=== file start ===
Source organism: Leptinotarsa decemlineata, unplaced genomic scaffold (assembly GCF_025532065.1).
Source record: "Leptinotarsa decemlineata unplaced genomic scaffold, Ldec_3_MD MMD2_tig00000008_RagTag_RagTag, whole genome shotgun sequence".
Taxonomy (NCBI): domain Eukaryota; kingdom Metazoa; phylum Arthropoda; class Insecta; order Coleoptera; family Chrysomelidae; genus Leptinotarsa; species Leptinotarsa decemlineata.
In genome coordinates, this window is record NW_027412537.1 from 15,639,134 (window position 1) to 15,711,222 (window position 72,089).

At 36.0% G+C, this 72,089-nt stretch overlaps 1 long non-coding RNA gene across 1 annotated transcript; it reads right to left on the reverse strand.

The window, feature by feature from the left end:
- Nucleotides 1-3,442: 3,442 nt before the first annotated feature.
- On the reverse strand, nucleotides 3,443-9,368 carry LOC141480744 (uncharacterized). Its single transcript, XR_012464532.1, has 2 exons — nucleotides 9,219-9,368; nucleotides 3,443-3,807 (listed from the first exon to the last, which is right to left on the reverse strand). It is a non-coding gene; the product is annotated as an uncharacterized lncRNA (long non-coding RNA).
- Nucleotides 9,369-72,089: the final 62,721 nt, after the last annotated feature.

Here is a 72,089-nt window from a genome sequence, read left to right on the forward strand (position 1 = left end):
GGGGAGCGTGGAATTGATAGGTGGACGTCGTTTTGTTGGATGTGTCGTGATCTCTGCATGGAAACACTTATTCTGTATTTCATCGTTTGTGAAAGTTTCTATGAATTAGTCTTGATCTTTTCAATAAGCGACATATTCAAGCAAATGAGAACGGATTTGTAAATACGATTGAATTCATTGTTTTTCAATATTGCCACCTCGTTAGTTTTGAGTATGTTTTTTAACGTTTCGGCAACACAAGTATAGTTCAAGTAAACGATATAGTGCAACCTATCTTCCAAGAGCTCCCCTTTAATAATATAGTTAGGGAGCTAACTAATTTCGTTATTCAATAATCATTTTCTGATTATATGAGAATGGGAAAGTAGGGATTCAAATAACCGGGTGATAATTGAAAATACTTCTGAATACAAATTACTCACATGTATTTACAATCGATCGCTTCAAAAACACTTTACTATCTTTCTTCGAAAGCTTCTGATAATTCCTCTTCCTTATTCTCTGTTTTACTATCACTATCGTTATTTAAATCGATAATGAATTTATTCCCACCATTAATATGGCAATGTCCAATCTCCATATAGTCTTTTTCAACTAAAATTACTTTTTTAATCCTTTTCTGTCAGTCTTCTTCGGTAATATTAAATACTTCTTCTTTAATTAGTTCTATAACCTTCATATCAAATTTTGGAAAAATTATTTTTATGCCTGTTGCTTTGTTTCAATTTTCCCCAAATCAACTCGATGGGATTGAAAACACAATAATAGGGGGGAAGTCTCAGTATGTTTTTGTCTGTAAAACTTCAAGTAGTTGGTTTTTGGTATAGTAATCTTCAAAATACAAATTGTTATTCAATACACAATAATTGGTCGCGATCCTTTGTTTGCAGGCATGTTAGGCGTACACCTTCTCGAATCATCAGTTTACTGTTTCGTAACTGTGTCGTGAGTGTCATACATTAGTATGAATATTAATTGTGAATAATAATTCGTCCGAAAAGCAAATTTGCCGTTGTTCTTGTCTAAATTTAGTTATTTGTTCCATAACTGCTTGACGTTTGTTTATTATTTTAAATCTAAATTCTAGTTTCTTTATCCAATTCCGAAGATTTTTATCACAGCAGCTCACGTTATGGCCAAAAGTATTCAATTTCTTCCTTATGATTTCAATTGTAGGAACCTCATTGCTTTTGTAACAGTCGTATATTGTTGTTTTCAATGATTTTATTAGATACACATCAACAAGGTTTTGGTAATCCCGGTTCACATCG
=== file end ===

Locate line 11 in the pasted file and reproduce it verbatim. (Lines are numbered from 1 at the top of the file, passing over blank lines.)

GGGGAGCGTGGAATTGATAGGTGGACGTCGTTTTGTTGGATGTGTCGTGATCTCTGCATGGAAACACTTATTCTGTATTTCATCGTTTGTGAAAGTTTCTATGAATTAGTCTTGATCTTTTCAATAAGCGACATATTCAAGCAAATGAGAACGGATTTGTAAATACGATTGAATTCATTGTTTTTCAATATTGCCACCTCGTTAGTTTTGAGTATGTTTTTTAACGTTTCGGCAACACAAGTATAGTTCAAGTAAACGATATAGTGCAACCTATCTTCCAAGAGCTCCCCTTTAATAATATAGTTAGGGAGCTAACTAATTTCGTTATTCAATAATCATTTTCTGATTATATGAGAATGGGAAAGTAGGGATTCAAATAACCGGGTGATAATTGAAAATACTTCTGAATACAAATTACTCACATGTATTTACAATCGATCGCTTCAAAAACACTTTACTATCTTTCTTCGAAAGCTTCTGATAATTCCTCTTCCTTATTCTCTGTTTTACTATCACTATCGTTATTTAAATCGATAATGAATTTATTCCCACCATTAATATGGCAATGTCCAATCTCCATATAGTCTTTTTCAACTAAAATTACTTTTTTAATCCTTTTCTGTCAGTCTTCTTCGGTAATATTAAATACTTCTTCTTTAATTAGTTCTATAACCTTCATATCAAATTTTGGAAAAATTATTTTTATGCCTGTTGCTTTGTTTCAATTTTCCCCAAATCAACTCGATGGGATTGAAAACACAATAATAGGGGGGAAGTCTCAGTATGTTTTTGTCTGTAAAACTTCAAGTAGTTGGTTTTTGGTATAGTAATCTTCAAAATACAAATTGTTATTCAATACACAATAATTGGTCGCGATCCTTTGTTTGCAGGCATGTTAGGCGTACACCTTCTCGAATCATCAGTTTACTGTTTCGTAACTGTGTCGTGAGTGTCATACATTAGTATGAATATTAATTGTGAATAATAATTCGTCCGAAAAGCAAATTTGCCGTTGTTCTTGTCTAAATTTAGTTATTTGTTCCATAACTGCTTGACGTTTGTTTATTATTTTAAATCTAAATTCTAGTTTCTTTATCCAATTCCGAAGATTTTTATCACAGCAGCTCACGTTATGGCCAAAAGTATTCAATTTCTTCCTTATGATTTCAATTGTAGGAACCTCATTGCTTTTGTAACAGTCGTATATTGTTGTTTTCAATGATTTTATTAGATACACATCAACAAGGTTTTGGTAATCCCGGTTCACATCG